It’s like having a second guardian angel. Imagine having someone, somewhere, who you probably never met praying for you specifically every single day.
That’s what most of the priests in the Philadelphia Archdiocese have, and it is hoped every single one of them will too.
It’s thanks to a program called Spiritual Motherhood for Priests that began out West and has spread to a number of dioceses across the country.
In 2012 Maria Carmel Richardson, director of Family Faith Formation and Parish Services at St. Maria Goretti Parish in Hatfield, wrote to Archbishop Charles Chaput asking for his permission to bring the program to Philadelphia, and he readily gave it his blessing.
At the time there were 534 diocesan priests, and the goal was to assign each of them a spiritual mother who would pray for them daily.
By January of this year 226 spiritual mothers had made the commitment.
Interestingly, while the spiritual mothers know who their spiritual priest-son is, the priests only know they have one but not her name, according to Richardson.
The spiritual mothers are also encouraged to send their priest special greeting cards on his birthday and ordination anniversary, and other greeting cards or tokens as they see fit.
While the spiritual mother is kept informed of any changes in her priest’s assignments, he is only notified of her identity if she dies, perhaps to attend her funeral as gesture of gratitude.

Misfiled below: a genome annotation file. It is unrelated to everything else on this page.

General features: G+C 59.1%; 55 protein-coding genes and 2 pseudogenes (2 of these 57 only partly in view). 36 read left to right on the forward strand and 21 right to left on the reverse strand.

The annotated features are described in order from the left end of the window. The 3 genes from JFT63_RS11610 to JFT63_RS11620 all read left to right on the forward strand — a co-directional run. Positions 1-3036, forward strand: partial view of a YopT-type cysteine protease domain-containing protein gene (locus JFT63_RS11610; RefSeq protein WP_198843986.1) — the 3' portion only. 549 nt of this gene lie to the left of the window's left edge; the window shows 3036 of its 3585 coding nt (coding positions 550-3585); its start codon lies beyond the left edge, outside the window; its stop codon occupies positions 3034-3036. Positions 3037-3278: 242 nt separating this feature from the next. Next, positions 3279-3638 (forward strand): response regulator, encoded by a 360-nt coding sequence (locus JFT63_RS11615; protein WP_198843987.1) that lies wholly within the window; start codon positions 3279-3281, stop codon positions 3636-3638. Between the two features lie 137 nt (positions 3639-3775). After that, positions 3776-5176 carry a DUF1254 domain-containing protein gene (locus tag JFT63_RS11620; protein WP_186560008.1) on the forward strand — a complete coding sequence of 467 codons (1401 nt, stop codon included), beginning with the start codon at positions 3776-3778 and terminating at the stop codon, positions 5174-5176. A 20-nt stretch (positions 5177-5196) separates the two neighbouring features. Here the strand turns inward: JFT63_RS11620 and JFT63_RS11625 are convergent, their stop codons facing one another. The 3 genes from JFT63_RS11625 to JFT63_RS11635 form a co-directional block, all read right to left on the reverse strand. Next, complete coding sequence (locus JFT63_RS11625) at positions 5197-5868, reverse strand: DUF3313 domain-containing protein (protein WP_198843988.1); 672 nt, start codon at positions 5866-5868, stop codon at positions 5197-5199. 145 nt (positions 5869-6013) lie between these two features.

The spiritual mother is also given a special bracelet to remind her of her bond.
While her prayer can take any form, a suggested daily prayer in Philadelphia is as follows:
“May my spiritual son, Father (N), by the will of the Father and the work of the Holy Spirit, have clean hands and a holy heart to shepherd your people. May you give him holy boldness to proclaim the Gospel in truth and the courage to live out his call to the priesthood in faithfulness and humility. May Mary, Mother of the Church, be his constant intercessor before her own son and high priest, Jesus. May I forever remain faithful in my prayer support and sacrifices for Father (N). Amen.”
“Our goal is to find a spiritual mother for all priests, religious and diocesan, active and retired, and eventually all seminarians,” Richardson said, “as well as enlist men who through an Adoration Cenacle will lift up priests and seminarians in prayer to God, through a weekly hour of adoration.”
This year has been especially fruitful in enlisting more active Catholic women to participate in prayer for priests. Archbishop Chaput sent all the spiritual mothers a Mother’s Day card and encouraged them each to recruit one more member.
One of Richardson’s key committee members, Kathy Popiny, died in March and in her honor a special recruitment drive, Kathy’s Key, was set in motion.
So far this year, according to Richardson, an additional 181 spiritual mothers, both lay and religious, were recruited. “We achieved 80 percent of our goal and need 128 more,” she said.
Interestingly, Richardson first heard about spiritual motherhood for priests at a spiritual conference in Wildwood, New Jersey, where during a presentation WTMR Catholic radio host Kathleen McCarthy mentioned the program, although she was not herself a member.
Richardson not only took up the cause, she persuaded McCarthy to become a spiritual mother too.
“Maria Richardson took the lead and started it from scratch in Philadelphia,” McCarthy said. “She is a great servant of the Lord. She took it to a new level.”
For more information or to adopt a priest contact Maria Carmel Richardson at firstname.lastname@example.org or 267-644-2878.
To learn more about the program visit the website prayformypriest.org.
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